Back Westland "Goliath"
1952 - project

Westland "Goliath"

Westland Aircraft Company's giant helicopter of the future would have a single rotor of 60m diameter powered by tip-mounted turbo-jets. Designed to carry troops, guns, jeeps, and ammunition, it has entry ramps at both ends of the fuselage. Typical load might consist of 450 troops or three 15-ton tanks.

Hiller Aviation Museum

Bob close, e-mail, 26.08.2017reply

How can I get in touch with Tony Ives...the email links on this page arr not working.

Tony ives, e-mail, 17.02.2012reply

I also was an apprentice at WHL from 1950 to 1955 and knew Toon quite well and he based his pulse jet on a model aircraft version, called a Dynajet, which he more or less scaled up to about 5 feet long. It only ever produced about 50 lbs thrust. Initially it was tested on the WHL airfield close to where the rotor spin rigs are now based. Chris Russel may have been involved later on in the trials when he worked in the SMTE department but initially Bert Almond assisted in the tests. I never recall Toon being known as Tiger and theToon Bird was the main nickname and many cartoons were produced with this theme. Tiger Boon was an apprentice at this time named after his boxer father Tiger Boon.

Trevor Stuckey, e-mail, 02.03.2012reply

I realize now with emails from Fred Ballam,my brother Michael (who worked in DO research) who obtained photos of the rig and explained they were not ram jets but turbo-jets.

Tony Ives, e-mail, 20.03.2012reply

Just to elaborate on the Toon jet, it was a pulse jet and not a turbo jet. It was a very simple device incorporating a simple combustion chamber and a length of pipe which had a tuned resonant frequency which was the same as a set of flap valves which vibrated allowing fuel to enter the combustion chamber which was ignited by a spark plug. If I remember correctly the pulse jet only produced aboiut 50 Ilbs thrust.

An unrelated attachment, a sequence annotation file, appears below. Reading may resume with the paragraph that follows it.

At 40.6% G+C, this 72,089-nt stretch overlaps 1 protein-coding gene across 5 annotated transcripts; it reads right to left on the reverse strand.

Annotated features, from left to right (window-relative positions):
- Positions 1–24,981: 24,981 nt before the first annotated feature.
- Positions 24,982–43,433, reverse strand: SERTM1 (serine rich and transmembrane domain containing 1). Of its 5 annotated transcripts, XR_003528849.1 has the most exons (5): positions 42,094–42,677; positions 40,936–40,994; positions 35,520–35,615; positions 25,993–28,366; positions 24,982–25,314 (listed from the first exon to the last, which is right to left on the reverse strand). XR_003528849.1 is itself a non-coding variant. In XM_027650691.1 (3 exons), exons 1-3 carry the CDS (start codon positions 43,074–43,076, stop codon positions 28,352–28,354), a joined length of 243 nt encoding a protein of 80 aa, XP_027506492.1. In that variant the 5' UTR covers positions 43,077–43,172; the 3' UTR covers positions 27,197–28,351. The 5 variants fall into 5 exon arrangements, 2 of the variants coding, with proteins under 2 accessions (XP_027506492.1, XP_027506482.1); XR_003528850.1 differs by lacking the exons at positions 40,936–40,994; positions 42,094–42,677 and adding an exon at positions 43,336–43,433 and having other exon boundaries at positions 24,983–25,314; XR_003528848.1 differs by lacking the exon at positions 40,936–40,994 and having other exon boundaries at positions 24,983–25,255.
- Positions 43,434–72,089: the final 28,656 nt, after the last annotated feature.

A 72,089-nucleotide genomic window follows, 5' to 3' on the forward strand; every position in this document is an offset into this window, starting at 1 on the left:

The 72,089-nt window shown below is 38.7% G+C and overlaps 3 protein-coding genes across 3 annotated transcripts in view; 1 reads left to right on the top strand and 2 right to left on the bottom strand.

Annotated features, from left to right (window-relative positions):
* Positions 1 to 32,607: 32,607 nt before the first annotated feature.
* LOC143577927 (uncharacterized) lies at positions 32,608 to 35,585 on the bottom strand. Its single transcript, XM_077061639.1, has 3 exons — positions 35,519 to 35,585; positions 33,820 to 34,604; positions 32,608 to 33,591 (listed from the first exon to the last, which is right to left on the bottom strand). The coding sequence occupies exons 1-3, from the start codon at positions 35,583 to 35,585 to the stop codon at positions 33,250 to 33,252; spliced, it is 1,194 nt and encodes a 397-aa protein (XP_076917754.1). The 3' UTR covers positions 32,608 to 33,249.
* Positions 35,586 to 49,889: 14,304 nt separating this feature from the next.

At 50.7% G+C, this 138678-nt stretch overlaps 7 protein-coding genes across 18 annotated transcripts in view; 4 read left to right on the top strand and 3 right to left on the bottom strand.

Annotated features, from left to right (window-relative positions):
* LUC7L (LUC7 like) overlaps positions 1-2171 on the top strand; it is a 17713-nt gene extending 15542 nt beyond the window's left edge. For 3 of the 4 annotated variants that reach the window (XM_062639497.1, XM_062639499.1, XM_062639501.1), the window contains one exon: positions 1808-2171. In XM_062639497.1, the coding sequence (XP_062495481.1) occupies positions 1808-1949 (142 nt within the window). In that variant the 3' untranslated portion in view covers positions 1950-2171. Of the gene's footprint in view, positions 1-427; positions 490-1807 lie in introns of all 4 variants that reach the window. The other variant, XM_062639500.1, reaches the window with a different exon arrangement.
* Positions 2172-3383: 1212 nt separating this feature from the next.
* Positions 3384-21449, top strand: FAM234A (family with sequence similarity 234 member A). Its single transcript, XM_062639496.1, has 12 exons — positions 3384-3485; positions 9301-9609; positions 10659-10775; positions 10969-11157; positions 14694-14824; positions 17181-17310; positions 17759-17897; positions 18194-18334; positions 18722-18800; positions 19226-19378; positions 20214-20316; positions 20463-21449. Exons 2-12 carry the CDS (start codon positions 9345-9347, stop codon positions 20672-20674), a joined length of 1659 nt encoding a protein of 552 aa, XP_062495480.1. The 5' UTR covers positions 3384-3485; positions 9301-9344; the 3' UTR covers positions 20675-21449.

Tony Ives

rRuck Nicholls, e-mail, 12.07.2013reply

I too worked at WAL during the 50's as an apprentice.
Some of the names mentioned in your communications sound familiar?

Trevor Stuckey, e-mail, 18.10.2008reply

I was an Engineering apprentice at Westland AC and I lived close to Ham Hill, in Stoke under Ham. As a lad in 1950 I used to visit ham hill where Westland’s had an experimental base in a quarry (the base is still visible in a quarry known as 'Jackers Quarry' due to the abundance o jackdaws) which was securely fenced off and the ram or pulse jets were tested. Te tests were sometimes continuous day and night the sound could be heard for at least 3 miles, occasionally the engines would belch out huge flames. I remember them starting the engine by connecting large hose to one end. A person heavily involved in this project was known to us as 'Tiger Toon' who worked in the design / experimental office on the later S51,S58.Westminster, all of which I worked on, at this time late 50's I worked in Experimental and the Wyvern was just finishing and the first of the gas turbines were being tested. A person 6-8 years my senior was Chris Russell worked with Toon and another person in that department still lives in Montacute was married to very good friends of ours. I would very much appreciate more info on this aircraft, only today did I realise the aircraft for this engine. Regards Trevor Stuckey.

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